Rachelle LaCroix Mallik ’06 B.S.

Which groups or activities were you most involved in at ASU? What did you gain from that involvement?

As a pre-health student, I got involved with the American Medical Students Association and served as the PR officer my senior year. It was a great way to meet other students with similar career interests and participate in health-related community service activities. I also was a choir member in the Sun Devil Singers for several semesters. I'd been in choir since the fourth grade, so I loved getting to be able to sing again during my time at ASU, plus I made friends with whom I still keep in touch today! I have enjoyed continued involvement with ASU as an alumna. I served as the representative for the ASU Alumni Association’s international connection group while I was living in Australia for the past two years, and I joined the local alumni chapter when I moved to Chicago in October.

How did your education at ASU prepare you for your current job or career?

To complement my pre-med studies, I chose human nutrition as my major, which ended up becoming my profession! The nutrition-focused science courses (macronutrient metabolism, A&P, medical nutrition therapy, etc.) were challenging subjects, but the practical, applied nature helped me to better understand chemistry and biology. I still reference information I learned as an undergrad in my daily work! In addition, the theoretical courses I took as an Honors College student honed my critical analysis skills, which I found incredibly valuable for my graduate studies, as well as my perspective today as a practicing dietitian.

How did ASU help you succeed in life?

When I started as a freshman at ASU, I didn't know that I wanted to be a dietitian. It was through my studies that I discovered this passion, and I am fortunate to have a career in a field that I am passionate about. One particular course at ASU (The History and Evolution of Human Food, taught by Dean Mark Jacobs) was an impetus for pursuing a master’s degree in food studies from New York University. After I did that, I was able to visit Dean Jacobs' class in 2012 to talk about my career as a dietitian and food studies scholar! I am also grateful for the quality education I received at an affordable price. I didn't start my career thousands of dollars in debt!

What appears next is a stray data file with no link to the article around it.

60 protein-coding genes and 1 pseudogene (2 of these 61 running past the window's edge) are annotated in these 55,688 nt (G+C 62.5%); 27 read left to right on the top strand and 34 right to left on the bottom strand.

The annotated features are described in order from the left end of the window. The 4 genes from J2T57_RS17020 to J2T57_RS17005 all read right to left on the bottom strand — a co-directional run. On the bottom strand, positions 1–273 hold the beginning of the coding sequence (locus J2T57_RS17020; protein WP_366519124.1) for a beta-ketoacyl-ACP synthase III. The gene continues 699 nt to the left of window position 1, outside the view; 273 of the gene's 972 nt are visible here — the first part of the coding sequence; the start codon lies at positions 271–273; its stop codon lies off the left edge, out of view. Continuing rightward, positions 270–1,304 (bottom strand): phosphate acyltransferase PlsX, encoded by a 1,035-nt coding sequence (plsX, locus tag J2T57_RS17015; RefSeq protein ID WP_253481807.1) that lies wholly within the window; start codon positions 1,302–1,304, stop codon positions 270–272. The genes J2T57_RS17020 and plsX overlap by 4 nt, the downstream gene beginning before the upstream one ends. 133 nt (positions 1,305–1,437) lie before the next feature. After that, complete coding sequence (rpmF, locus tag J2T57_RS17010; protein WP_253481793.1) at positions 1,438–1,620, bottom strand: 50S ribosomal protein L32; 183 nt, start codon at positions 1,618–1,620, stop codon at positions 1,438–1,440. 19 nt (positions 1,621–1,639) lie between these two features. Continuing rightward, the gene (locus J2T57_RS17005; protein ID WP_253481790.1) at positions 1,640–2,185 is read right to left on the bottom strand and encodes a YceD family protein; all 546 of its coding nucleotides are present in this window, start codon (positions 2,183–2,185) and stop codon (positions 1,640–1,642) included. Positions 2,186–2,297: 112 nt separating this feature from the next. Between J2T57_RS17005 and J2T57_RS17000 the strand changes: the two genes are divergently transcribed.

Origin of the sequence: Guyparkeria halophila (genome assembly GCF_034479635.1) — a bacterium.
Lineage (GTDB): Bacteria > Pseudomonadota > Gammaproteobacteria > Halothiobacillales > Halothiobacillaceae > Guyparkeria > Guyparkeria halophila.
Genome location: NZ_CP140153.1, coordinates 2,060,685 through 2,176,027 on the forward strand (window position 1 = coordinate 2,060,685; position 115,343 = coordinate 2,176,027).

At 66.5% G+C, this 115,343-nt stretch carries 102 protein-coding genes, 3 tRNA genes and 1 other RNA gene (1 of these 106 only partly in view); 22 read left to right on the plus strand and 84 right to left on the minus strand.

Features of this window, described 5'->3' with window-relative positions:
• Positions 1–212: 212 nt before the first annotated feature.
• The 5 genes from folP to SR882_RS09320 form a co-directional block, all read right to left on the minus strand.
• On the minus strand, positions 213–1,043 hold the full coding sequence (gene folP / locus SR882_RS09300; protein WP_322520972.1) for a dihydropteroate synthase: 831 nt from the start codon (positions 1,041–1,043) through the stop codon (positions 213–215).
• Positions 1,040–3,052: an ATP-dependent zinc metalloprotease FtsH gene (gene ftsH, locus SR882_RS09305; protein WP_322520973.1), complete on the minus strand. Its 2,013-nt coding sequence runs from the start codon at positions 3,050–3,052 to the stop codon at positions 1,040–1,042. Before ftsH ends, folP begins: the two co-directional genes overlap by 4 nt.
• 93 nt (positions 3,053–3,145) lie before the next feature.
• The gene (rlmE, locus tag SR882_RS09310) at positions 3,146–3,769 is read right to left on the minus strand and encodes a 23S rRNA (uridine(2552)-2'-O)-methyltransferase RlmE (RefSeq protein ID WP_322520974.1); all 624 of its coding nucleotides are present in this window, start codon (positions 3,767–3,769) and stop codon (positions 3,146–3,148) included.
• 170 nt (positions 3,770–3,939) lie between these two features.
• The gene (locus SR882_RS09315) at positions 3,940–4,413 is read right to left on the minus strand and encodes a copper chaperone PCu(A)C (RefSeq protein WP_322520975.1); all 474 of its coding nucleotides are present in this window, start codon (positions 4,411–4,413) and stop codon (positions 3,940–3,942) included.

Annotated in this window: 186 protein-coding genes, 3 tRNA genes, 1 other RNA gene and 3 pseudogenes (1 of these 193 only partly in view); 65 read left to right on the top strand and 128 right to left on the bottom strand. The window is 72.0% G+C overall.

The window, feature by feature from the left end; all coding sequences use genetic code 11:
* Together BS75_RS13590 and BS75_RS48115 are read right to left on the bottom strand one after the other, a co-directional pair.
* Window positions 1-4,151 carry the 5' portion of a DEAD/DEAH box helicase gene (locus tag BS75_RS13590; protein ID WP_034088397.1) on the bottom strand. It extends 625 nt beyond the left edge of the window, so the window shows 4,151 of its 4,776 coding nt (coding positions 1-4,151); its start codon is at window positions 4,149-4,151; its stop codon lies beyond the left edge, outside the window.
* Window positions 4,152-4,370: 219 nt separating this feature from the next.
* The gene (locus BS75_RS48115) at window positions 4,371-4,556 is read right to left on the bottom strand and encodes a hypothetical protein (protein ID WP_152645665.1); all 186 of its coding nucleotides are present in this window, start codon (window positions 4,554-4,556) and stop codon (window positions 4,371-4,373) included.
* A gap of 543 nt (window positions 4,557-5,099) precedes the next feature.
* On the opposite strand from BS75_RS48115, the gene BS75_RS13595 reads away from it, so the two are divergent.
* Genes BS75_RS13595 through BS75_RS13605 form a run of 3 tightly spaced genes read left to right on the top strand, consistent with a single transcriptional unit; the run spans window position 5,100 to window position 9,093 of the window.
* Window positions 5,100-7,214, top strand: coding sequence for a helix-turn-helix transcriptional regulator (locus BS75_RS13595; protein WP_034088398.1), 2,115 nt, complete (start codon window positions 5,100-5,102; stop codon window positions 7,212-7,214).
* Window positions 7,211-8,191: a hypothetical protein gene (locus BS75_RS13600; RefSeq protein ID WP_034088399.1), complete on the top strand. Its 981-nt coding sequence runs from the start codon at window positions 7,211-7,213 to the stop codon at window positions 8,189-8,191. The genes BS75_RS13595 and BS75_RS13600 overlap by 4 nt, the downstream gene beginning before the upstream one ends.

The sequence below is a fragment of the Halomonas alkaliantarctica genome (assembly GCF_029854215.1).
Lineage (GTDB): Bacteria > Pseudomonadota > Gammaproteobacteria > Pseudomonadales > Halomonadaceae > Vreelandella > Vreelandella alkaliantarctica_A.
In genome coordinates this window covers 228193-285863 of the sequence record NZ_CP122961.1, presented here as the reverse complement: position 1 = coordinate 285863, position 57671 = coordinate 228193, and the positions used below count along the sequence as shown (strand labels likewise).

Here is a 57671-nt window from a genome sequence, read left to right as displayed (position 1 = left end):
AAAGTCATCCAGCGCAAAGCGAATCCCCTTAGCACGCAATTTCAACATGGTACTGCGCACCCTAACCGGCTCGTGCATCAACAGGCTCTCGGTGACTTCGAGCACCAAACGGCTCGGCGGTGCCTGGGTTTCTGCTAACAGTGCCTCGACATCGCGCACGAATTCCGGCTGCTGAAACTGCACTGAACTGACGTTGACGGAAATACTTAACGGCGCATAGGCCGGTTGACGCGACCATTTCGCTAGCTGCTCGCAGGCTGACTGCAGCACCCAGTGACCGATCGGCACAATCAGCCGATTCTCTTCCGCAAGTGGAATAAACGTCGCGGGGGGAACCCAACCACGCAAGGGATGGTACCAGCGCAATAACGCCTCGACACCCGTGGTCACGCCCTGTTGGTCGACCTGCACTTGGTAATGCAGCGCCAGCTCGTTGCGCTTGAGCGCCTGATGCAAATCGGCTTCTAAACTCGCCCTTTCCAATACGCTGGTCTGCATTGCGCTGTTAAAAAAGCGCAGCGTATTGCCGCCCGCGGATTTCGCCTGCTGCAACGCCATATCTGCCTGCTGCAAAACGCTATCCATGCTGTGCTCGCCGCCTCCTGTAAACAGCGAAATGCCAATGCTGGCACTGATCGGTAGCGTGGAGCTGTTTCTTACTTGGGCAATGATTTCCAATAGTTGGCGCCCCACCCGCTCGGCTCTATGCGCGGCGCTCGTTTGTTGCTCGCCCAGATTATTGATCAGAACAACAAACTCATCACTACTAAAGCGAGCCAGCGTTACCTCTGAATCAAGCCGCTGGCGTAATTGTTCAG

What advice would you have for today’s students?

Be open to opportunities. Take advantage of the resources that a large, research university like ASU offers, from clubs for every interest to free tutoring services. Don't worry if you haven't decided on a major when you start university, but think about what interests you and how you can turn that into a career. ASU also has career services to help you make that decision.

Break out of your comfort zone. Being a university student is a unique time in your life to meet new people and explore who you are. I graduated from a public high school with a class of 34 students in the Hamptons in New York and went to Arizona State University, which had 50,000+ students on its campuses, and was located on the other side of the country. That alone was a huge transition, but even if you grew up near campus, it's rewarding to expand your horizons by experiencing different people, classes and activities.

What are three “can’t-miss” ASU experiences every Sun Devil should participate in?

  1. Live on campus for your first year if possible. As an out-of-state student, that made me feel like part of the ASU community.
  2. Study abroad. You won't regret it. I spent a summer in Paris and the Loire Valley with the Honors College. Incroyable!
  3. Walk or run up "A" Mountain, explore Mill Avenue/Tempe by bicycle, or take a pedal boat trip on Tempe Town Lake. ASU’s campuses are located near many attractions in the Phoenix metropolitan area. You’re never far from sports, museums, and amazing food – not to mention sunny, warm weather almost year-round. Take advantage of it!